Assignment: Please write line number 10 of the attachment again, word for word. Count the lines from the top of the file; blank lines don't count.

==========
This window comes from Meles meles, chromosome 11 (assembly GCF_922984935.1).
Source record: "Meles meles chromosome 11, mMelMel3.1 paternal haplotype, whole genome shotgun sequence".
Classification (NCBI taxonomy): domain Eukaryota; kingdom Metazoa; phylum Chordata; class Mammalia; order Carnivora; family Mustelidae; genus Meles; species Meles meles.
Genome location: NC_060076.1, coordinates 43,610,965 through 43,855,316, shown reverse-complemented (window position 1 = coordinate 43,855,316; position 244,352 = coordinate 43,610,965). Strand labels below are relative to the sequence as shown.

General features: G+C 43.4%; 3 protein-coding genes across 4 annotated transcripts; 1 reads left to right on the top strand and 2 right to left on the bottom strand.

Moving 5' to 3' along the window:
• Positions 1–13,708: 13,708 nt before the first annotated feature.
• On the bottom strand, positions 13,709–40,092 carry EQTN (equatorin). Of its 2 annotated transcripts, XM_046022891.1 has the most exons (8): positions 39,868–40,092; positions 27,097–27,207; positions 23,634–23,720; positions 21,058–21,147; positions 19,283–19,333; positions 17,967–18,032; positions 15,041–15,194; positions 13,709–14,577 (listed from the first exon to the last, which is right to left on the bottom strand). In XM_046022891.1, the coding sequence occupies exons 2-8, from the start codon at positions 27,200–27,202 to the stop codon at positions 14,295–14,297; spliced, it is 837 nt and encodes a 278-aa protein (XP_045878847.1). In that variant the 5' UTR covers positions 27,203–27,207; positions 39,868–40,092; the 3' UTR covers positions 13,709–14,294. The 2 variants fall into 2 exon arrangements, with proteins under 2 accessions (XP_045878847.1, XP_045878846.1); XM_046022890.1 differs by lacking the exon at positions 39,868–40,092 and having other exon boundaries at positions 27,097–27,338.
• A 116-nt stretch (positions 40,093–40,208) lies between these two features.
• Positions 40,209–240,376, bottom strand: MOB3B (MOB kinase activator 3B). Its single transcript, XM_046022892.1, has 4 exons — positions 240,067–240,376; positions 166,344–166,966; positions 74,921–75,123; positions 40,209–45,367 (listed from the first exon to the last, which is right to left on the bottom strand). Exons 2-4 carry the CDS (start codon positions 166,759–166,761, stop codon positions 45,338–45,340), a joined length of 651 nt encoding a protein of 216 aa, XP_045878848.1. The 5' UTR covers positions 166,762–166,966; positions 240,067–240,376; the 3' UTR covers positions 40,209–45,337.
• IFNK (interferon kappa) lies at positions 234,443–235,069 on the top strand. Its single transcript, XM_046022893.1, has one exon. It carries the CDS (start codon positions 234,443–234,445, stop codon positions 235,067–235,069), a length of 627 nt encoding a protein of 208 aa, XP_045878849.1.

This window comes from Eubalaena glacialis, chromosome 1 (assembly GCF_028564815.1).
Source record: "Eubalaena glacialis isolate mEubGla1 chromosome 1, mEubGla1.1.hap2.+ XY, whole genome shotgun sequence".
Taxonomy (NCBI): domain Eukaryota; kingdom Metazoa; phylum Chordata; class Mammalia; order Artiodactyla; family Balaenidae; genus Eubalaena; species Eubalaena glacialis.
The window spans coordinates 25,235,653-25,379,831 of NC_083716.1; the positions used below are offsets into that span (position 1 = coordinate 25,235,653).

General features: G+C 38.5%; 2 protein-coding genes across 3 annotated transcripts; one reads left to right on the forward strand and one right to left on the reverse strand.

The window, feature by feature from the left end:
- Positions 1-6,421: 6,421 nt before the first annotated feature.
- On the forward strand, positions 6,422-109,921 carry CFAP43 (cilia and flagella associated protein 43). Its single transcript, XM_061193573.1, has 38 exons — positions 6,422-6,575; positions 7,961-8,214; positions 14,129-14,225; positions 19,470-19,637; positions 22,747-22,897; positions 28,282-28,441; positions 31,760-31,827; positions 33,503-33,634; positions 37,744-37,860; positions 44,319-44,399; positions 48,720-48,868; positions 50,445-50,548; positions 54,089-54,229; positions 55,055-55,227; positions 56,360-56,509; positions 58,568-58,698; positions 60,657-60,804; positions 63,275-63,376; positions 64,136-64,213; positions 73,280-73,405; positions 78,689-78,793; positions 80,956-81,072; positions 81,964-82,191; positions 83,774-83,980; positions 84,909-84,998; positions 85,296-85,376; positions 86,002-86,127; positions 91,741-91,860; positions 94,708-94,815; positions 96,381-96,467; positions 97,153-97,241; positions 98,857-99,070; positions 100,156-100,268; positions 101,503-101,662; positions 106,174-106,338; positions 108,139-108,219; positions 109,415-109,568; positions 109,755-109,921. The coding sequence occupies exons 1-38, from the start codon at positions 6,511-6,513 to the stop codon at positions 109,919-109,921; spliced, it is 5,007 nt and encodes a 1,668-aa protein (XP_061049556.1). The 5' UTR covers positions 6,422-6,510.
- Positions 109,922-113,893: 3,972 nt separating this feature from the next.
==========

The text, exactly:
• Positions 40,209–240,376, bottom strand: MOB3B (MOB kinase activator 3B). Its single transcript, XM_046022892.1, has 4 exons — positions 240,067–240,376; positions 166,344–166,966; positions 74,921–75,123; positions 40,209–45,367 (listed from the first exon to the last, which is right to left on the bottom strand). Exons 2-4 carry the CDS (start codon positions 166,759–166,761, stop codon positions 45,338–45,340), a joined length of 651 nt encoding a protein of 216 aa, XP_045878848.1. The 5' UTR covers positions 166,762–166,966; positions 240,067–240,376; the 3' UTR covers positions 40,209–45,337.